It's that time again – when billionaire Elon Musk is once again closer to a huge payday as part of his unusual and potentially incredibly lucrative compensation plan for his work as the CEO of Tesla. If all goes well with Tesla's quarterly earnings – which are released tomorrow – Elon could earn a $750 million bonus.
Musk's unusual payment structure was set up two years ago. He receives NO BASE SALARY at all for his work as CEO. Instead, Musk's potential pay comes in the form of 12 stock option grants that come if various financial performance milestones are met. If he doesn't meet any of these milestones, he gets nothing. If the company hits every milestone, Musk could hypothetically end up owning a hair under $60 billion worth of Tesla stock.
The very first milestone triggers if the company maintains a market cap average of at least $100 billion over six months. This could happen tomorrow.
With Tesla's recent surge putting the company's market cap at about $140 billion, that six-month average is coming up much sooner than many analysts originally predicted. As of this writing, the company's six-month stock market value average is right around $96 billion, and with the company's quarterly earnings report coming out tomorrow, some are expecting one more surge to push it over the threshold.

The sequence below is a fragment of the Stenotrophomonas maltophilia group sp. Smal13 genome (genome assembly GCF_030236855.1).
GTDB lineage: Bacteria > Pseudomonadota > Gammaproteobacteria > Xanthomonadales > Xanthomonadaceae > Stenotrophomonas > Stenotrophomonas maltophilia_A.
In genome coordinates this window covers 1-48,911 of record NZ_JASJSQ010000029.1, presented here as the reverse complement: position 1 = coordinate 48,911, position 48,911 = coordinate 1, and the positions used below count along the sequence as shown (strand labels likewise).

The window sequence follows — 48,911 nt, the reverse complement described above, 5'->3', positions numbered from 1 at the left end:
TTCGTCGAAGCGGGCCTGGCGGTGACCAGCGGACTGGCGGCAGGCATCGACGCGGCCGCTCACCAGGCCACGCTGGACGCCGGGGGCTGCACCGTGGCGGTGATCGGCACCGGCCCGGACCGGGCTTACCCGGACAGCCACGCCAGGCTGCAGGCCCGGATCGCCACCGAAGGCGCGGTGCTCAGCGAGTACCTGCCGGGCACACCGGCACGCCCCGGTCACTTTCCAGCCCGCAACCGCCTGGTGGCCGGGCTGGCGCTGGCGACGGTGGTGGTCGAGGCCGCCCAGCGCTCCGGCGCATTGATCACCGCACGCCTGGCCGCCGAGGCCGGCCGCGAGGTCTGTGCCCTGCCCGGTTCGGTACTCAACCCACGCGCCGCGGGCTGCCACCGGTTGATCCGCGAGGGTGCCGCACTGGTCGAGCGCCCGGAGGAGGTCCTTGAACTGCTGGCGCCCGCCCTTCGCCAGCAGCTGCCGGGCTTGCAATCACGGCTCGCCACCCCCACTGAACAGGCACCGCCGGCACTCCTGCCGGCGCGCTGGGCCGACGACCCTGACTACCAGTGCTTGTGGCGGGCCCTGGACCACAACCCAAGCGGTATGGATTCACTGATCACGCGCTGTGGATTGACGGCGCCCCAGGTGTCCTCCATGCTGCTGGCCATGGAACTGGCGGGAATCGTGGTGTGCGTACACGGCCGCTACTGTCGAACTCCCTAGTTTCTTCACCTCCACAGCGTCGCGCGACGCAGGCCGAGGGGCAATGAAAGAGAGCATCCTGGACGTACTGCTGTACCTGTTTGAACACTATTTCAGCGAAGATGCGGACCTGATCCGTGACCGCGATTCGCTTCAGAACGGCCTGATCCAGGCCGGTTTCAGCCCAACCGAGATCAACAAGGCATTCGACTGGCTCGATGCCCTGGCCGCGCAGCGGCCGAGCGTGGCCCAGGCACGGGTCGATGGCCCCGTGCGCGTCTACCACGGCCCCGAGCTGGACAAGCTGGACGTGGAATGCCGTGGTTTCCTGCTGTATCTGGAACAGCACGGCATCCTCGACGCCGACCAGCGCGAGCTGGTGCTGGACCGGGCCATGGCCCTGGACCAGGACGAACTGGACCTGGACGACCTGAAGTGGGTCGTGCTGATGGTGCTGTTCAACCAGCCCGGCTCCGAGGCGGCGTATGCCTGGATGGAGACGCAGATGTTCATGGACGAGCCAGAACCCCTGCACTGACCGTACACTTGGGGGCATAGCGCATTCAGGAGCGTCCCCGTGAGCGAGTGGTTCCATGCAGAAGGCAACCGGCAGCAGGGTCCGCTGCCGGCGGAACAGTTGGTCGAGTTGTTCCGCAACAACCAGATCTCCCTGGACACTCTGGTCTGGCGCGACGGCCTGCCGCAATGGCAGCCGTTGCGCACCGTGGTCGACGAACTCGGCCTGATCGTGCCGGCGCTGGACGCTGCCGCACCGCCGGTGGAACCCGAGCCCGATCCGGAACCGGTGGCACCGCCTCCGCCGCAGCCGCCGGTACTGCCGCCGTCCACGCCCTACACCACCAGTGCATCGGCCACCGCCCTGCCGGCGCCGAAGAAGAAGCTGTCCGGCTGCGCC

If that happens, the first tranche of Musk's 12-tranche payment plan would be activated, giving him the opportunity to purchase 1.69 million Tesla shares at $350.02 per share. With Tesla's current market stock price now at almost $800 per share, that would be an incredible windfall for the CEO, valued at approximately $758 million (and, obviously, even more if Tesla's stock continues to go up).
Investors will be watching the Tesla quarterly report closely for signs that recovery from the coronavirus pandemic may already be happening in China, where resumed production at Tesla's Shanghai plant might be bringing revenue back up and indicate the prospects for additional recovery in the future. Here in the US, Tesla recently announced it was placing all "non-essential" workers on furlough and suspending production at their American plants in order to help slow the spread of the coronavirus, which has also had the side-effect of causing demand for new cars to collapse all over the country. If they like what they see, and Tesla's six-month stock market value average goes up by at least another $4 billion, Musk will finally see his Tesla payment agreement begin to pay off.